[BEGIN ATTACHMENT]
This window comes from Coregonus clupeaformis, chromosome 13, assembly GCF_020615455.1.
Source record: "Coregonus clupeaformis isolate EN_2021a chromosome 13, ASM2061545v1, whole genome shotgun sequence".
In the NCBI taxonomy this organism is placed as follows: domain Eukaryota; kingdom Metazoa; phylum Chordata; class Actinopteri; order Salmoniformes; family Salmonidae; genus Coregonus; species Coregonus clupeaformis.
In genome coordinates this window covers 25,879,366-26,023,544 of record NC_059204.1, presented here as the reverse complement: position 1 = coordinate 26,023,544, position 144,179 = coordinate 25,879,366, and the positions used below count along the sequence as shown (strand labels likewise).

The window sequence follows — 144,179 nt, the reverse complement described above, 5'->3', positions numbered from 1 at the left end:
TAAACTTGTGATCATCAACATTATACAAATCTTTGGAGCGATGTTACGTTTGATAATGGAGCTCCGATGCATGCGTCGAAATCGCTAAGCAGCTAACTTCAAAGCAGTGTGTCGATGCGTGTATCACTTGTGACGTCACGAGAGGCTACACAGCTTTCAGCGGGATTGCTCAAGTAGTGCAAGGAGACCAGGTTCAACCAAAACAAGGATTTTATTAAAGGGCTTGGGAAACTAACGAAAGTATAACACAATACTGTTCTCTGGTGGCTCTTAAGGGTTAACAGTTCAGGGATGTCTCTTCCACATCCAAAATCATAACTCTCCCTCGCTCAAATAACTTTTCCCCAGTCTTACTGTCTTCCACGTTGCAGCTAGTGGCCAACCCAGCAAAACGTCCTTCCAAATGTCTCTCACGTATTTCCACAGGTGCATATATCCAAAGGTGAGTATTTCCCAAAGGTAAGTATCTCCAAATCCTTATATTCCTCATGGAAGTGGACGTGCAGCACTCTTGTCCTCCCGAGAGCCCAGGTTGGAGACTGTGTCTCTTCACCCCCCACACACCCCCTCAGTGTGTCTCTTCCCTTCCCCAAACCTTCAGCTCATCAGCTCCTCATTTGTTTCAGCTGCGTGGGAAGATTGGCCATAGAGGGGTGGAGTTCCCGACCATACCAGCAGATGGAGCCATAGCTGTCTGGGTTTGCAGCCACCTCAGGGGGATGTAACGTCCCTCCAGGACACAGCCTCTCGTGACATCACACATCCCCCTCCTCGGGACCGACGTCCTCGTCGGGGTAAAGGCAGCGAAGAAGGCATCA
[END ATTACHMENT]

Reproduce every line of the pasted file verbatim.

This window comes from Coregonus clupeaformis, chromosome 13, assembly GCF_020615455.1.
Source record: "Coregonus clupeaformis isolate EN_2021a chromosome 13, ASM2061545v1, whole genome shotgun sequence".
In the NCBI taxonomy this organism is placed as follows: domain Eukaryota; kingdom Metazoa; phylum Chordata; class Actinopteri; order Salmoniformes; family Salmonidae; genus Coregonus; species Coregonus clupeaformis.
In genome coordinates this window covers 25,879,366-26,023,544 of record NC_059204.1, presented here as the reverse complement: position 1 = coordinate 26,023,544, position 144,179 = coordinate 25,879,366, and the positions used below count along the sequence as shown (strand labels likewise).

The window sequence follows — 144,179 nt, the reverse complement described above, 5'->3', positions numbered from 1 at the left end:
TAAACTTGTGATCATCAACATTATACAAATCTTTGGAGCGATGTTACGTTTGATAATGGAGCTCCGATGCATGCGTCGAAATCGCTAAGCAGCTAACTTCAAAGCAGTGTGTCGATGCGTGTATCACTTGTGACGTCACGAGAGGCTACACAGCTTTCAGCGGGATTGCTCAAGTAGTGCAAGGAGACCAGGTTCAACCAAAACAAGGATTTTATTAAAGGGCTTGGGAAACTAACGAAAGTATAACACAATACTGTTCTCTGGTGGCTCTTAAGGGTTAACAGTTCAGGGATGTCTCTTCCACATCCAAAATCATAACTCTCCCTCGCTCAAATAACTTTTCCCCAGTCTTACTGTCTTCCACGTTGCAGCTAGTGGCCAACCCAGCAAAACGTCCTTCCAAATGTCTCTCACGTATTTCCACAGGTGCATATATCCAAAGGTGAGTATTTCCCAAAGGTAAGTATCTCCAAATCCTTATATTCCTCATGGAAGTGGACGTGCAGCACTCTTGTCCTCCCGAGAGCCCAGGTTGGAGACTGTGTCTCTTCACCCCCCACACACCCCCTCAGTGTGTCTCTTCCCTTCCCCAAACCTTCAGCTCATCAGCTCCTCATTTGTTTCAGCTGCGTGGGAAGATTGGCCATAGAGGGGTGGAGTTCCCGACCATACCAGCAGATGGAGCCATAGCTGTCTGGGTTTGCAGCCACCTCAGGGGGATGTAACGTCCCTCCAGGACACAGCCTCTCGTGACATCACACATCCCCCTCCTCGGGACCGACGTCCTCGTCGGGGTAAAGGCAGCGAAGAAGGCATCA